On the Classical Cloud

I’ve been turning over Alex Ross’ piece from last week’s New Yorker, The Classical Cloud, in my mind for a little while now. A sort of nostalgic look at CD collections and the problems with subscription-based music, there’s a lot right with it. Ross writes:

My working process as a critic revolves around a stack of disks that I call the Listen Again pile: recent releases that have jumped out of the crowd and demand attention. None of this happens as easily on the computer. I experience no nostalgia for the first music I downloaded, which appears to have been Justin Timberlake.

A Listen Again pile will be familiar to any music fan who’s grown up in the last fifty years. For some, like my dad, it was a stack of vinyls wedged between record player and cabinet for convenient access. For others, it was a compilation patiently cobbled together on a 180-minute mixtape. For me, it was four or five CDs squeezed into the ludicrously oversized pockets of the trousers I used to wear to school.1

But the absence of nostalgia for downloads is Ross’ experience, and mine differs. Today, I keep an equivalent playlist on my phone: albums I haven’t heard for years, that deserve a listen anew, or that I’ve just bought, and am listening to on repeat. And, unlike Ross’ Justin Timberlake download, I have favourite artists and albums I’ve never heard on CD: Kate Bush, Martin Stig Andersen, the Esbjörn Svensson Trio; Peter Aidu’s extraordinary solo performance of Steve Reich’s Piano Phase.2 Would my enjoyment of The Sensual World have been greater if I’d heard it on CD instead? I don’t see how it could have.

Ross goes on to highlight some of the problems with streaming, the primary one being the pittance made by musicians and labels on Spotify. Writing of Leon Fleisher’s extraordinary recital All the Things You Are, released by family-run independent label Bridge, Ross concludes that “only by buying the albums are you likely to help the label stay in business.” He may be right.

But he makes a point in the article that I find it hard to agree with:

There is a downside to the glut of virtual product and the attendant plunge of prices. … [T]he streaming model favors superstars and conglomerates over workaday musicians and indie outfits. Its façade of infinite variety notwithstanding, it meshes neatly with the winner-take-all economy.

Ben Thompson, author of the business blog Stratechery, has argued that the internet provides a new kind of market. The incredible size of the internet allows a handful of giant corporations to dominate, as large corporations always have, to a scale that they haven’t reached before. But the diversity and reach of the internet are also unprecedented, and no corporation can satisfy every desire of every customer.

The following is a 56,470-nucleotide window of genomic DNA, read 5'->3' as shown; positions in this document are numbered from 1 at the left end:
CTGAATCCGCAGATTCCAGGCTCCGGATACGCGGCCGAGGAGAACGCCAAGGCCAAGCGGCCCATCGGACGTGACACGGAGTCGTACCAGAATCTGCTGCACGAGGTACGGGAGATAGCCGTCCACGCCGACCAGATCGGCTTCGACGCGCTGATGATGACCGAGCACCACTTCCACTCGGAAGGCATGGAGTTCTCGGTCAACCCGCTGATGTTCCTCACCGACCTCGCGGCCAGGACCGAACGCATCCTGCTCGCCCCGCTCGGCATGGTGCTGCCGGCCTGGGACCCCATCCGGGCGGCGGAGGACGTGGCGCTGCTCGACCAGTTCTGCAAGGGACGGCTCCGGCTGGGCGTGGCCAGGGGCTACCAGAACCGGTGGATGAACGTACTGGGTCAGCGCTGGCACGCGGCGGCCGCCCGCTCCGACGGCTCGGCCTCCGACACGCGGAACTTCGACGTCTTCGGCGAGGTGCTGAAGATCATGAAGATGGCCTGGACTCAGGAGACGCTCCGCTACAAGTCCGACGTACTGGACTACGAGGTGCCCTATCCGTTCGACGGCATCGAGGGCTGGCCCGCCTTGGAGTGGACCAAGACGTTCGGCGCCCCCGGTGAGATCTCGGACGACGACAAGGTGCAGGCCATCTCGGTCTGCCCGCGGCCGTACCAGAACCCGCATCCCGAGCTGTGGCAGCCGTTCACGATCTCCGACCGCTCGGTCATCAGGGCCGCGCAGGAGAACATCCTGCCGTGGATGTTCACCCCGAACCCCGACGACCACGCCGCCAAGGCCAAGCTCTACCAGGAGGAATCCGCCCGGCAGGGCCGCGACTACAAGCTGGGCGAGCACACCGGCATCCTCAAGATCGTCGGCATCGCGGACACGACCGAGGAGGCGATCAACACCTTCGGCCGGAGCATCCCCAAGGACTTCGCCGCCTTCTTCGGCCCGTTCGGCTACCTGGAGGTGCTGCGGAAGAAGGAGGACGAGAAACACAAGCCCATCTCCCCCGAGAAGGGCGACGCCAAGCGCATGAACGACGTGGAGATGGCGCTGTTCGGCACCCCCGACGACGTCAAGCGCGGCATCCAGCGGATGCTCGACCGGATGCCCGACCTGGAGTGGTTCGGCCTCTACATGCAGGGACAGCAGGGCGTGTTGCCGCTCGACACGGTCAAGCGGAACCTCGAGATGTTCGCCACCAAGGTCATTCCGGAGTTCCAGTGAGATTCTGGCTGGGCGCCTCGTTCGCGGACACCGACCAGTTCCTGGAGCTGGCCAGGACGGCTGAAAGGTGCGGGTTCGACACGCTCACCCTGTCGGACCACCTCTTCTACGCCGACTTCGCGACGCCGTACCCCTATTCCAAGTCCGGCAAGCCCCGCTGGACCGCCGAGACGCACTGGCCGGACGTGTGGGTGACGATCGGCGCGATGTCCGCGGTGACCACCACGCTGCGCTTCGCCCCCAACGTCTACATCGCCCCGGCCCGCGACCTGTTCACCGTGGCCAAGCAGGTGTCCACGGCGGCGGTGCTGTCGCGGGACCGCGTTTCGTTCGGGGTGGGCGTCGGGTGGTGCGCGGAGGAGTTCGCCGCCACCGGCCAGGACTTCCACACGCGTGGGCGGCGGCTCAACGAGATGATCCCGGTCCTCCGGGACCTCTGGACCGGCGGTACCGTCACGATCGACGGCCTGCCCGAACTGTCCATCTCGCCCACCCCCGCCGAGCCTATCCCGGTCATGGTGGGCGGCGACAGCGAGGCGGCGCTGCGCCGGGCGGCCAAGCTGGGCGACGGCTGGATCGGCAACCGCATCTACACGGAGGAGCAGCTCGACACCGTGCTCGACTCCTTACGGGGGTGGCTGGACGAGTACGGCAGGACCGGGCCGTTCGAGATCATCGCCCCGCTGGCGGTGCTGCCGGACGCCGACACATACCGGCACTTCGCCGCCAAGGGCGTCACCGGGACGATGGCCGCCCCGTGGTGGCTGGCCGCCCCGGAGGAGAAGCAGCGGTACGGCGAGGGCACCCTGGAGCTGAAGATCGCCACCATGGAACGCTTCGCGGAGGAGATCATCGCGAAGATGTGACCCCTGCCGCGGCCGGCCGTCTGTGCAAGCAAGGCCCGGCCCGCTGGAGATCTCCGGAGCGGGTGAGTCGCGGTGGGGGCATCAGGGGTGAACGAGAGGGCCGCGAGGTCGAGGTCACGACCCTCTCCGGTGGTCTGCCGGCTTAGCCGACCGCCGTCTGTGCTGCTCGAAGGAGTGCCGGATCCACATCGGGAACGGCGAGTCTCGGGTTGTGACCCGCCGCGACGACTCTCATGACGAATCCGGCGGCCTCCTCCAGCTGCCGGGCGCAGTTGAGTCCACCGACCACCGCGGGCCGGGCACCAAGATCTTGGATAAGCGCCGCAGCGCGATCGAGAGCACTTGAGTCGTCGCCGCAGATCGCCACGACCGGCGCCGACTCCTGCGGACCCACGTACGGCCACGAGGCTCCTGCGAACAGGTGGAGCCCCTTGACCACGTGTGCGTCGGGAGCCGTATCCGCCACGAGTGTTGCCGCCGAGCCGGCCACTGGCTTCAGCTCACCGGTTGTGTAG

This provides extraordinary opportunities for small enterprises too: there are niches that large companies will no longer be able to fill, but which are precisely what a small proportion of people want. And a small proportion of the people on the internet can still be an enormous number—more than enough to sustain a small business. Thompson has compared this, on his podcast Exponent, to a rainforest: fertile undergrowth thriving beneath enormous trees, but with little room for anything in the middle.

It’s not, in other words, a winner-take-all economy. It may be winner-take-most, but all is beyond the reach of even the most massive players.

That’s where Bridge comes in: in order to survive, independent labels like Bridge have to be extremely focussed, and there has to be a clear, desirable distinction between them and their competitors. And it may be that Spotify is not the place for them, that they need some other means of distribution that will make them both easier to discover and allow them to reap more rewards from that distribution. I do see some opportunities here: Spotify’s labelling of classical music is, as Ross points out, even more chaotic and inconsistent than iTunes’. And classical music makes complex demands for a relatively small audience: it may not even be worth Spotify’s or Apple’s while to fix it. But that doesn’t mean it’s not worth anybody’s.

People have been prophesying the death of classical music for generations, but today it has a wider reach and more opportunities to be heard than at any other time in history. Labels will come and go, and small labels will be vulnerable for a long time, but the music is still here because people love it, and people always will.

1 Honestly. For what it’s worth, the other pocket contained a far-from-slimline Discman, cigarettes, and keys.

2 For two pianos. It needs to be seen to be believed.

How to talk to a female composer

Alex Ambrose, writing on the WQXR blog:

Begin with basics. Always lead with the question, “What’s it like to be a composer and a woman?” or “How does being a woman influence your music?” Women love having their personal, defining creative impulses reduced to outdated stereotypes of gender, and don’t at all find it ironic that men are never asked “How does being a man influence your music?” as if estrogen and testosterone were the creative juices feeding all artistic inspiration. Or, maybe estrogen just makes it harder to compose?

It wouldn’t take a lot to rework this article into How to talk to a female professional.

A musical commemoration of World War I

It’s the hundredth anniversary of the start of World War I this year, and I’ve seen some touching tributes. This is the first I’ve heard of a musical one, though. The London Symphony Orchestra and the Berlin Philharmonic have recorded a couple of pieces together under Simon Rattle, to commemorate the dead. Mark Brown, in The Guardian:

The commemoration at the St Symphorien military cemetery is one of three big events taking place on 4 August – the centenary of the declaration of war – and the only one with cultural content.